Richard Shillington has post-graduate degrees in statistics from the University of Waterloo. He has been engaged in the quantitative analysis of health, social and economic policy for the past 30 years. His research has covered several policy fields; health manpower planning, program evaluation, income security, poverty, tax policy and human rights. He has worked for several provincial and federal departments, as well as commissions studying the economy, unemployment insurance, human rights and tax policy.
He appears regularly before committees of the House of Commons and the Senate. He also provides commentaries regularly for television, radio and newspapers on issues of taxation, human rights and social policy.
Internationally, Dr. Shillington has been doing work on social indicators for the Social Policy Development Centre in Pakistan and on monitoring human rights for the South Africa Human Rights Commission.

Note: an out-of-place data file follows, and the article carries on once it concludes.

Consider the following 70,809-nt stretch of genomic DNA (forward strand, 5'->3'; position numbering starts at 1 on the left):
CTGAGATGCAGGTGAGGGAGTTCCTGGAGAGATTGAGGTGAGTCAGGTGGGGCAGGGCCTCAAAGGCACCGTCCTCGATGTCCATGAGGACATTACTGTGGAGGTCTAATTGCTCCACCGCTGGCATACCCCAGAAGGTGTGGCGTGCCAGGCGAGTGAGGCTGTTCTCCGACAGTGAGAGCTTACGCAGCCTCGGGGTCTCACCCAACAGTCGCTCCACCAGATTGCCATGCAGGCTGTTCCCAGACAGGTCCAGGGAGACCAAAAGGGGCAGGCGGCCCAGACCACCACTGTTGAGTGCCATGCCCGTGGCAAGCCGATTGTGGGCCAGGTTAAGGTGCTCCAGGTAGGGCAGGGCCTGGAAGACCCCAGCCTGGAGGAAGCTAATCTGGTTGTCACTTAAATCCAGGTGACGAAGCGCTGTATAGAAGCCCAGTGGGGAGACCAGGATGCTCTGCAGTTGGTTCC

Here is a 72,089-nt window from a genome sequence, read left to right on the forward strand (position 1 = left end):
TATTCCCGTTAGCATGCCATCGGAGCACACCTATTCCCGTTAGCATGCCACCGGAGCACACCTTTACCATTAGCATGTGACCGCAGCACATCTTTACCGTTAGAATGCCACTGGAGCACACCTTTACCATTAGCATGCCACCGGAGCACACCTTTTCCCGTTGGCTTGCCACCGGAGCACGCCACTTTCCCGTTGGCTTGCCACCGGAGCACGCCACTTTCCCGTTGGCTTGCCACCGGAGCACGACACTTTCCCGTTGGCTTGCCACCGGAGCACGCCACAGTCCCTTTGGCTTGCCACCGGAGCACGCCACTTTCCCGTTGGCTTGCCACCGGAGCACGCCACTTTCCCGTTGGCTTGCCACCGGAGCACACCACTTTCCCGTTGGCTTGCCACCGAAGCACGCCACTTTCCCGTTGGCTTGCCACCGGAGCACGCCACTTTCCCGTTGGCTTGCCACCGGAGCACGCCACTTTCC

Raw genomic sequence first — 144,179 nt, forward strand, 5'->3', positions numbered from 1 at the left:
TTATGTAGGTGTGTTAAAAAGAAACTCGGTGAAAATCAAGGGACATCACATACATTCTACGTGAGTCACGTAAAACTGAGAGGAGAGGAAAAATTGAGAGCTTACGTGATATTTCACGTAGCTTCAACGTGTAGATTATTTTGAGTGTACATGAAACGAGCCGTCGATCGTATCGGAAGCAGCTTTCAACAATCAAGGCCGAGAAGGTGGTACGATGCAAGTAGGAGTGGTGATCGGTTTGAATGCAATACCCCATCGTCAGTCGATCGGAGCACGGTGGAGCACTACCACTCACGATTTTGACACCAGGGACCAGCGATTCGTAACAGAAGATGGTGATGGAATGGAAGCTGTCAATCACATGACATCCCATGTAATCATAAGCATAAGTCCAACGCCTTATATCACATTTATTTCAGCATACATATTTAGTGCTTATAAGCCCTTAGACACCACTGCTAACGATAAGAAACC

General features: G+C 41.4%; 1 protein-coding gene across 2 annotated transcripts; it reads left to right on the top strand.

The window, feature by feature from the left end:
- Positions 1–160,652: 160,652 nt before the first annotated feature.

His proudest achievements are the awards:
– by the Statistical Society of Canada for the best Canadian Ph.D. Thesis that year;
– by the federal government for Citizen Engagement in Policy Research;
– by the University of Waterloo’s Faculty of Mathematics for Alumni Achievement.
His significant policy impacts include:
– publishing research on the GIS clawback of RRSP savings. The resulting TFSAs are not the solution he would have picked for this problem.
– creating pressure for auto-enrolment for OAS/GIS by highlighting the number of seniors not getting the GIS they’re entitled to.
Canada’s nonprofit sector labour force is not well-served by the current retirement support system (RRSPs / traditional pension). This is because they are often lower-income or part-time workers with higher turnover rates. GIS claws back their pension, CPP and RRSP benefits. That’s why I support the Common Good Retirement Initiative, which uses savings instruments designed to work better for this population.